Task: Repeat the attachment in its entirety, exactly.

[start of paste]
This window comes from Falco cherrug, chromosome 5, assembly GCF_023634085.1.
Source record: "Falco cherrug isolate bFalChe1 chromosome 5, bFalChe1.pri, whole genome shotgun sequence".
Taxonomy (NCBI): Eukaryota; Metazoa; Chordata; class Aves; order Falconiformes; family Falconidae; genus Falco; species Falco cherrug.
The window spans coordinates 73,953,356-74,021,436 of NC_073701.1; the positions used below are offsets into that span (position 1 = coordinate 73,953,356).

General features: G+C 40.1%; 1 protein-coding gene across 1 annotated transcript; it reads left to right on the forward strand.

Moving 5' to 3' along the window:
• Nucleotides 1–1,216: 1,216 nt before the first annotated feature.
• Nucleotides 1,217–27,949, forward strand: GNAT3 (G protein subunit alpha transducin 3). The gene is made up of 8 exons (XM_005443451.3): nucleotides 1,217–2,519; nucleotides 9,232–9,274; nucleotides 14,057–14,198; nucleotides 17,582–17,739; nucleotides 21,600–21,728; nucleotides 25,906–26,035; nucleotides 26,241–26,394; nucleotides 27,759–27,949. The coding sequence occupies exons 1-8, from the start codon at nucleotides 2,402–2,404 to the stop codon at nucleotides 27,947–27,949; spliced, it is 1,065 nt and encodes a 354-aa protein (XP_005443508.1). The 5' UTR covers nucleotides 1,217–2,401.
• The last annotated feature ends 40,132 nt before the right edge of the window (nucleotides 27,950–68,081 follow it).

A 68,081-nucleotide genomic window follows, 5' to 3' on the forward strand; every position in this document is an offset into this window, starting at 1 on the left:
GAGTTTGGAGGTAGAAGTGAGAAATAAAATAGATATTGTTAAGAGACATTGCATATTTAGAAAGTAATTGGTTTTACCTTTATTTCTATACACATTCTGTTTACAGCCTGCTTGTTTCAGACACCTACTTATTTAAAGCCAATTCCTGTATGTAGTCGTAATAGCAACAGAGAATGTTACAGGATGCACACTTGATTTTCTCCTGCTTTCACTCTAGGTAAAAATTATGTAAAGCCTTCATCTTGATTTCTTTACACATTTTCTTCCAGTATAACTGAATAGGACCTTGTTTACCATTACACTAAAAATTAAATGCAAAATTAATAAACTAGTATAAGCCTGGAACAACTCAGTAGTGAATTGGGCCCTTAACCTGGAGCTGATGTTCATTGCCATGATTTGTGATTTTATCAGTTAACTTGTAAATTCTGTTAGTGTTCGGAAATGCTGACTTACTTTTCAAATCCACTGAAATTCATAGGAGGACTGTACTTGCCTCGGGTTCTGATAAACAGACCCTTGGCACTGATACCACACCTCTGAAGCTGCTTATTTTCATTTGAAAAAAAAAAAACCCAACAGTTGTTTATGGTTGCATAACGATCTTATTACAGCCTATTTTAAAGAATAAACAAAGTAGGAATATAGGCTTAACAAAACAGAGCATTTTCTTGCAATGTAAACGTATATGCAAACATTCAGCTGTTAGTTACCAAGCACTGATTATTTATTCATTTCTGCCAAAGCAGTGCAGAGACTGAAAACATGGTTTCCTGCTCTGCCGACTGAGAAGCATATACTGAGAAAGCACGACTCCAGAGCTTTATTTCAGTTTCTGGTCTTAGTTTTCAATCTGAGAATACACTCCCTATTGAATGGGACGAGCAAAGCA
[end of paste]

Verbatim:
This window comes from Falco cherrug, chromosome 5, assembly GCF_023634085.1.
Source record: "Falco cherrug isolate bFalChe1 chromosome 5, bFalChe1.pri, whole genome shotgun sequence".
Taxonomy (NCBI): Eukaryota; Metazoa; Chordata; class Aves; order Falconiformes; family Falconidae; genus Falco; species Falco cherrug.
The window spans coordinates 73,953,356-74,021,436 of NC_073701.1; the positions used below are offsets into that span (position 1 = coordinate 73,953,356).

General features: G+C 40.1%; 1 protein-coding gene across 1 annotated transcript; it reads left to right on the forward strand.

Moving 5' to 3' along the window:
• Nucleotides 1–1,216: 1,216 nt before the first annotated feature.
• Nucleotides 1,217–27,949, forward strand: GNAT3 (G protein subunit alpha transducin 3). The gene is made up of 8 exons (XM_005443451.3): nucleotides 1,217–2,519; nucleotides 9,232–9,274; nucleotides 14,057–14,198; nucleotides 17,582–17,739; nucleotides 21,600–21,728; nucleotides 25,906–26,035; nucleotides 26,241–26,394; nucleotides 27,759–27,949. The coding sequence occupies exons 1-8, from the start codon at nucleotides 2,402–2,404 to the stop codon at nucleotides 27,947–27,949; spliced, it is 1,065 nt and encodes a 354-aa protein (XP_005443508.1). The 5' UTR covers nucleotides 1,217–2,401.
• The last annotated feature ends 40,132 nt before the right edge of the window (nucleotides 27,950–68,081 follow it).

A 68,081-nucleotide genomic window follows, 5' to 3' on the forward strand; every position in this document is an offset into this window, starting at 1 on the left:
GAGTTTGGAGGTAGAAGTGAGAAATAAAATAGATATTGTTAAGAGACATTGCATATTTAGAAAGTAATTGGTTTTACCTTTATTTCTATACACATTCTGTTTACAGCCTGCTTGTTTCAGACACCTACTTATTTAAAGCCAATTCCTGTATGTAGTCGTAATAGCAACAGAGAATGTTACAGGATGCACACTTGATTTTCTCCTGCTTTCACTCTAGGTAAAAATTATGTAAAGCCTTCATCTTGATTTCTTTACACATTTTCTTCCAGTATAACTGAATAGGACCTTGTTTACCATTACACTAAAAATTAAATGCAAAATTAATAAACTAGTATAAGCCTGGAACAACTCAGTAGTGAATTGGGCCCTTAACCTGGAGCTGATGTTCATTGCCATGATTTGTGATTTTATCAGTTAACTTGTAAATTCTGTTAGTGTTCGGAAATGCTGACTTACTTTTCAAATCCACTGAAATTCATAGGAGGACTGTACTTGCCTCGGGTTCTGATAAACAGACCCTTGGCACTGATACCACACCTCTGAAGCTGCTTATTTTCATTTGAAAAAAAAAAAACCCAACAGTTGTTTATGGTTGCATAACGATCTTATTACAGCCTATTTTAAAGAATAAACAAAGTAGGAATATAGGCTTAACAAAACAGAGCATTTTCTTGCAATGTAAACGTATATGCAAACATTCAGCTGTTAGTTACCAAGCACTGATTATTTATTCATTTCTGCCAAAGCAGTGCAGAGACTGAAAACATGGTTTCCTGCTCTGCCGACTGAGAAGCATATACTGAGAAAGCACGACTCCAGAGCTTTATTTCAGTTTCTGGTCTTAGTTTTCAATCTGAGAATACACTCCCTATTGAATGGGACGAGCAAAGCA